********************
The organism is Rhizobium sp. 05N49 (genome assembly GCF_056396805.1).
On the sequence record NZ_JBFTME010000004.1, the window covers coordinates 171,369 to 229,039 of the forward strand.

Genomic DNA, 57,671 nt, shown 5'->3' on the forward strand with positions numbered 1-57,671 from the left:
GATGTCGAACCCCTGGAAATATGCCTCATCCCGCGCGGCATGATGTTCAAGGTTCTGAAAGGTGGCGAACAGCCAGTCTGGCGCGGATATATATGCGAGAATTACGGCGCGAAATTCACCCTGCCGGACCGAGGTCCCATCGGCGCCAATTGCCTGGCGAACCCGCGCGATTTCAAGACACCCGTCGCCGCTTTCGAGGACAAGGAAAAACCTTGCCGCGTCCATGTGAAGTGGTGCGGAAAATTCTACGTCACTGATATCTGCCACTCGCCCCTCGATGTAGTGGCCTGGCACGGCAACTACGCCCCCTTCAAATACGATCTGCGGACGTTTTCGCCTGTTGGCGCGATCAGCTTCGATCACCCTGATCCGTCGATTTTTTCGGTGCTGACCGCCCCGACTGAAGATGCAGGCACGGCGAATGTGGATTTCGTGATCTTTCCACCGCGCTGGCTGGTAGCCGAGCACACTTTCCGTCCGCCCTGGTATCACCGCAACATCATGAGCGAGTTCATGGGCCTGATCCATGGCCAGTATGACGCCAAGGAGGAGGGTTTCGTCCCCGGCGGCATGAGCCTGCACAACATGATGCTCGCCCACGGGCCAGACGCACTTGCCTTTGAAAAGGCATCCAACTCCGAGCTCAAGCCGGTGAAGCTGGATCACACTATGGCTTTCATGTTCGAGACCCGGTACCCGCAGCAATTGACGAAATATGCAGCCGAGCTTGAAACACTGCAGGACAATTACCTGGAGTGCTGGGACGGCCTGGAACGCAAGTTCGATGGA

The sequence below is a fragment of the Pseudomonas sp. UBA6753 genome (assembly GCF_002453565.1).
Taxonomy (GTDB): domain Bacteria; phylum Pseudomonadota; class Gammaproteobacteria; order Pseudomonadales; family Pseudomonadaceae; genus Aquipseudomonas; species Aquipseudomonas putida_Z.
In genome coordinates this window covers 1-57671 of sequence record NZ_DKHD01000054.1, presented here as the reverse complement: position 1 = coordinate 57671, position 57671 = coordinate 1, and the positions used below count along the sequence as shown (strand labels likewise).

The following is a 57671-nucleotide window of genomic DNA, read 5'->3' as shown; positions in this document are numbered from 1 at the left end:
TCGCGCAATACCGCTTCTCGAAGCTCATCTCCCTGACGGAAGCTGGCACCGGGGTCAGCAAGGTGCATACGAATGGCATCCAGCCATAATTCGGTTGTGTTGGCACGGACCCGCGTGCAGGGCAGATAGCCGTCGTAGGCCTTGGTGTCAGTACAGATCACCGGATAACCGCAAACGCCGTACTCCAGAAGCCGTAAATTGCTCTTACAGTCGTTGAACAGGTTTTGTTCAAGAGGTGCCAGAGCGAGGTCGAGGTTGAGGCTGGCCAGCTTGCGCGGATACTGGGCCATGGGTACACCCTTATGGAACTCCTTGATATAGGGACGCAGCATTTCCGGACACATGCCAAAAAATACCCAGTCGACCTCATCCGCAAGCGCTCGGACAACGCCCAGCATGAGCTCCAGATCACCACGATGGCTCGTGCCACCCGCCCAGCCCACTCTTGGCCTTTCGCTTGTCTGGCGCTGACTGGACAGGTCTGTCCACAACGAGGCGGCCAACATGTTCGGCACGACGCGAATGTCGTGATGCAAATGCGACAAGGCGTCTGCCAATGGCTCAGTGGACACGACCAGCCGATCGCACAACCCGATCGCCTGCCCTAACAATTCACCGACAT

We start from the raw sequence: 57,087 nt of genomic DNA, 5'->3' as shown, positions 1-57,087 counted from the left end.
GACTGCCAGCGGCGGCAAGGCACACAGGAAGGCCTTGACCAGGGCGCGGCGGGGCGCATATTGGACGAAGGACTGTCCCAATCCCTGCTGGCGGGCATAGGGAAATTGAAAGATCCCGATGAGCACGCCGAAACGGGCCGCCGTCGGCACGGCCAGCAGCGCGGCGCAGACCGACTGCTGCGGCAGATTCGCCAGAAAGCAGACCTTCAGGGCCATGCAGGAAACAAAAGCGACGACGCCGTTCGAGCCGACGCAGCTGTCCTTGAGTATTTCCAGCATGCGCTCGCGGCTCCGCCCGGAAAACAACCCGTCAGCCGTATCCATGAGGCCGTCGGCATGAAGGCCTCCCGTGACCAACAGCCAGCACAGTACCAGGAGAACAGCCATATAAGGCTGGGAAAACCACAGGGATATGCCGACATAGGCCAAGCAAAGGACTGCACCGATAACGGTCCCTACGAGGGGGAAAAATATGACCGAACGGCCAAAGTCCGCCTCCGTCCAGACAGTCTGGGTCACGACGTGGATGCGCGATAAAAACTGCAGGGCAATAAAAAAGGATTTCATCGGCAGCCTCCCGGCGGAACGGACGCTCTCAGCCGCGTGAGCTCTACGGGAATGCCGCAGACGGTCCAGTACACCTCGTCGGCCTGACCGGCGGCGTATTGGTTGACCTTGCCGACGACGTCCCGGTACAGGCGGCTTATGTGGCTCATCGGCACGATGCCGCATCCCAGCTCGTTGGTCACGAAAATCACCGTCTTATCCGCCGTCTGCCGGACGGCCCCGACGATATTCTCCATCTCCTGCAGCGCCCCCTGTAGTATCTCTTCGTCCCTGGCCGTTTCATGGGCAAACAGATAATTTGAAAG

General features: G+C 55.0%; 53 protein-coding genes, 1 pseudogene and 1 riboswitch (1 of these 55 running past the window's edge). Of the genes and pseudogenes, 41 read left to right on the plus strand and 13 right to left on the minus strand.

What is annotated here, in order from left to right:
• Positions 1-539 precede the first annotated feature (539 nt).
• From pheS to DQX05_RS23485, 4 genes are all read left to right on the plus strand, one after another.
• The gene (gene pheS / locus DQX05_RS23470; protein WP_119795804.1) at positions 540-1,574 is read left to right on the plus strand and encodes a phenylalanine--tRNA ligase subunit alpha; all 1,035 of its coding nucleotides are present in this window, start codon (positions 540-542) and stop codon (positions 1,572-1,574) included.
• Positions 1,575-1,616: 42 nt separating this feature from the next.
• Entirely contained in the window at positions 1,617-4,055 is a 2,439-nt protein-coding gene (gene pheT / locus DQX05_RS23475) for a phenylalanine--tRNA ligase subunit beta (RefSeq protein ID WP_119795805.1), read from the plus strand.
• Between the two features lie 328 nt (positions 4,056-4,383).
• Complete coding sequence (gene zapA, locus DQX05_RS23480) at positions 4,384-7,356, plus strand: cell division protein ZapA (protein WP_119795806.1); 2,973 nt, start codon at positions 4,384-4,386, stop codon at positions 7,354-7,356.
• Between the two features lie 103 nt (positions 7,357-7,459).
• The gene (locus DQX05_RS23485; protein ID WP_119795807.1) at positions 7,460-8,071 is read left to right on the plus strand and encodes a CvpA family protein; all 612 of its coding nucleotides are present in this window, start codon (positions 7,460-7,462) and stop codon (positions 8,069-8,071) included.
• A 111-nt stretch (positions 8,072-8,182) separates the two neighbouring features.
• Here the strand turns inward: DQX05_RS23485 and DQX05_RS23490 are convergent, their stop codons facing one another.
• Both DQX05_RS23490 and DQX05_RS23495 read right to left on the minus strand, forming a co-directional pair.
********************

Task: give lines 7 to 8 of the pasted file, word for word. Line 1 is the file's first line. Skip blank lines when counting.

In genome coordinates this window covers 1-57671 of sequence record NZ_DKHD01000054.1, presented here as the reverse complement: position 1 = coordinate 57671, position 57671 = coordinate 1, and the positions used below count along the sequence as shown (strand labels likewise).

The following is a 57671-nucleotide window of genomic DNA, read 5'->3' as shown; positions in this document are numbered from 1 at the left end: